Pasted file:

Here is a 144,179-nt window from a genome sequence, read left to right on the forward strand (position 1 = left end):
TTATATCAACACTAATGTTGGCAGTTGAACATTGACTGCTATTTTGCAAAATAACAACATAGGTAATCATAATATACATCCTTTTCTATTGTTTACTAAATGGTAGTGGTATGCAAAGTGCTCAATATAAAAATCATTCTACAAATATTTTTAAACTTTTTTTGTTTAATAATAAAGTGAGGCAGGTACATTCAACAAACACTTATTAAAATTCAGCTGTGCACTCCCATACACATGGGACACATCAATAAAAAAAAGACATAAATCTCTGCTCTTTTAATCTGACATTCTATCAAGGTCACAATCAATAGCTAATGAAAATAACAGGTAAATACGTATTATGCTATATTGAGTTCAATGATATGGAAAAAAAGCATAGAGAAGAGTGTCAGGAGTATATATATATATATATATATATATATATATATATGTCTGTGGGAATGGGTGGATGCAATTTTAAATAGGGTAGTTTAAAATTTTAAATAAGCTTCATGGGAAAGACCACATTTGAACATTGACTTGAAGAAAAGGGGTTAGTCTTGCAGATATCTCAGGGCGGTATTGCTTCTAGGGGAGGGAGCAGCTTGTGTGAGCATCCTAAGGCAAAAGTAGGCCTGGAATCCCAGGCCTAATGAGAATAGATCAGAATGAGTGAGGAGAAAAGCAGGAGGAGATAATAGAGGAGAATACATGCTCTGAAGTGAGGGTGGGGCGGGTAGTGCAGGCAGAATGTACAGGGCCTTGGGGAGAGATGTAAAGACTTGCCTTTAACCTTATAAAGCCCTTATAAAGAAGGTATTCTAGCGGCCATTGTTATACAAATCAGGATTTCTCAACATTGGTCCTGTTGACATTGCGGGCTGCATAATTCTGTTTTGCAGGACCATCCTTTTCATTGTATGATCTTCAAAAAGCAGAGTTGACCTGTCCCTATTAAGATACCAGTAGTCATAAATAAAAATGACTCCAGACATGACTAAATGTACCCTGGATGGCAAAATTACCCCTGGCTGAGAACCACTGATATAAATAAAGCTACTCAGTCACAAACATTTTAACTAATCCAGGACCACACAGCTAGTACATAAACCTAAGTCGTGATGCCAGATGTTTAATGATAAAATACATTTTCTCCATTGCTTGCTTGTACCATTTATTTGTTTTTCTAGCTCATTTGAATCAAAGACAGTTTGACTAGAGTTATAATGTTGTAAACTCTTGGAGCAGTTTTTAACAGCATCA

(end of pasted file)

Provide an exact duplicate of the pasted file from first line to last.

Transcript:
Here is a 144,179-nt window from a genome sequence, read left to right on the forward strand (position 1 = left end):
TTATATCAACACTAATGTTGGCAGTTGAACATTGACTGCTATTTTGCAAAATAACAACATAGGTAATCATAATATACATCCTTTTCTATTGTTTACTAAATGGTAGTGGTATGCAAAGTGCTCAATATAAAAATCATTCTACAAATATTTTTAAACTTTTTTTGTTTAATAATAAAGTGAGGCAGGTACATTCAACAAACACTTATTAAAATTCAGCTGTGCACTCCCATACACATGGGACACATCAATAAAAAAAAGACATAAATCTCTGCTCTTTTAATCTGACATTCTATCAAGGTCACAATCAATAGCTAATGAAAATAACAGGTAAATACGTATTATGCTATATTGAGTTCAATGATATGGAAAAAAAGCATAGAGAAGAGTGTCAGGAGTATATATATATATATATATATATATATATATATATGTCTGTGGGAATGGGTGGATGCAATTTTAAATAGGGTAGTTTAAAATTTTAAATAAGCTTCATGGGAAAGACCACATTTGAACATTGACTTGAAGAAAAGGGGTTAGTCTTGCAGATATCTCAGGGCGGTATTGCTTCTAGGGGAGGGAGCAGCTTGTGTGAGCATCCTAAGGCAAAAGTAGGCCTGGAATCCCAGGCCTAATGAGAATAGATCAGAATGAGTGAGGAGAAAAGCAGGAGGAGATAATAGAGGAGAATACATGCTCTGAAGTGAGGGTGGGGCGGGTAGTGCAGGCAGAATGTACAGGGCCTTGGGGAGAGATGTAAAGACTTGCCTTTAACCTTATAAAGCCCTTATAAAGAAGGTATTCTAGCGGCCATTGTTATACAAATCAGGATTTCTCAACATTGGTCCTGTTGACATTGCGGGCTGCATAATTCTGTTTTGCAGGACCATCCTTTTCATTGTATGATCTTCAAAAAGCAGAGTTGACCTGTCCCTATTAAGATACCAGTAGTCATAAATAAAAATGACTCCAGACATGACTAAATGTACCCTGGATGGCAAAATTACCCCTGGCTGAGAACCACTGATATAAATAAAGCTACTCAGTCACAAACATTTTAACTAATCCAGGACCACACAGCTAGTACATAAACCTAAGTCGTGATGCCAGATGTTTAATGATAAAATACATTTTCTCCATTGCTTGCTTGTACCATTTATTTGTTTTTCTAGCTCATTTGAATCAAAGACAGTTTGACTAGAGTTATAATGTTGTAAACTCTTGGAGCAGTTTTTAACAGCATCA